A healthy diet + exercise = strong reproductive health
We all know how important it is to eat a healthy diet and exercise regularly to combat weight gain and avoid heart disease, diabetes and other medical complications. But did you know a healthy diet and consistent workouts can help your reproductive health too?
“In general, healthy eating is good for all physiologic functions, reproduction included,” says John T. Repke, M.D., F.A.C.O.G., university professor and chairman of the Department of Obstetrics and Gynecology at Penn State — Milton S. Hershey Medical Center. “The linkage between healthy eating and ideal body weight has been established, as has the linkage between obesity and infertility, and obesity and adverse pregnancy outcome.”
So how can you and your partner better prepare for reproductive health, whether for present family planning or future? Eating a balanced diet of proteins, fats and carbohydrates, and avoiding simple sugars and trans-fats is ideal, Repke says. In addition, regular exercise — Repke recommends 30 minutes per day (at a minimum) or the equivalent — is a must. In addition, alcohol, if used at all, should be used only in moderation, and all use should stop once pregnancy is suspected.
The same advice goes for men, as well (although your hubby can still indulge in a beer or two while you’re pregnant, of course). Repke says paying attention to diet and physical activity is especially important for older men (age 50 and older) who may be contemplating parenthood. “Obesity can contribute to oligospermia (reduced sperm count) and erectile dysfunction,” Repke says.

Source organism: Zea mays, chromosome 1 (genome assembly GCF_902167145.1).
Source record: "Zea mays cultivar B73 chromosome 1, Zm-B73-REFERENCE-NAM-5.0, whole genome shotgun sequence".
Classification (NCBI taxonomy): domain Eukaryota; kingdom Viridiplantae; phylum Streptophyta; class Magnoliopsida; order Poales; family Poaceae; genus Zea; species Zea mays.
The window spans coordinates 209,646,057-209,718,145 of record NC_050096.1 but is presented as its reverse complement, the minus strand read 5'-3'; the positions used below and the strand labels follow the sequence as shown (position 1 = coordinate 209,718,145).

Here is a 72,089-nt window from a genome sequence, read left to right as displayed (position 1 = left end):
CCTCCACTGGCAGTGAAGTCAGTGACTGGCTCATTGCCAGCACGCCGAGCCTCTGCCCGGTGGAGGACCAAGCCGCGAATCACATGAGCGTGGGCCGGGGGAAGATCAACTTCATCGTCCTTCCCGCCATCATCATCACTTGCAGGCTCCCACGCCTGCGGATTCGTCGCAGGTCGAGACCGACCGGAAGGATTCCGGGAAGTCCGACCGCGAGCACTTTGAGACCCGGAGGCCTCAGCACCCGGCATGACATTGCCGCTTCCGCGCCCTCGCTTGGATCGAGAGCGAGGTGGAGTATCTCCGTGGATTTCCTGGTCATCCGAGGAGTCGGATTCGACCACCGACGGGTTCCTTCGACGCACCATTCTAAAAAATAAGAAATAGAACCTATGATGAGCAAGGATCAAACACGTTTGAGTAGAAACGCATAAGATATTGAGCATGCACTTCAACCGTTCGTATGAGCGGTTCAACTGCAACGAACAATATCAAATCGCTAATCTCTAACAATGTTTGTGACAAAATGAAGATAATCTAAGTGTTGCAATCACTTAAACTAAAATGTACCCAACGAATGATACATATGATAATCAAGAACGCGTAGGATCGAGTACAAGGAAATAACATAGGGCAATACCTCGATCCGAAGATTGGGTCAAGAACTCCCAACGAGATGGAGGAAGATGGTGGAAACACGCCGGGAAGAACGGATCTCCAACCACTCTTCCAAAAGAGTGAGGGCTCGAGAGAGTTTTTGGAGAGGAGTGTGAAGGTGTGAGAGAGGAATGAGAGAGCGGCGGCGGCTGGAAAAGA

While some believe organic food is better for the body overall, and therefore may create healthier conditions for the reproductive system, Repke says the term “organic” is not uniform across the board. Some foods are labeled as such because they were grown without the use of fertilizer or raised without the use of hormones, or they are devoid of artificial preservatives. He recommends investigating why a particular food is determined to be organic to decide if the extra cost often associated with foods deemed “organic” is actually worth it. However, he does recommend avoiding excessively processed foods as part of a healthy diet.
But as far as staying away from any particular foods or beverages, Repke says moderation is the key. “Limiting coffee to two cups per day (or the equivalent in caffeinated beverages of other types, like colas) is reasonable and safe.” This includes some teas, which can also be caffeinated.
During a pregnancy, the rules obviously change. But up until pregnancy is suspected or a couple is trying to get pregnant, the rule of thumb is the same for most health prescriptions: Eat balanced meals, fit in those sweat hours and enjoy caffeine and alcohol moderately. Then, when you’re ready, you should be in good shape to welcome a little one into your life!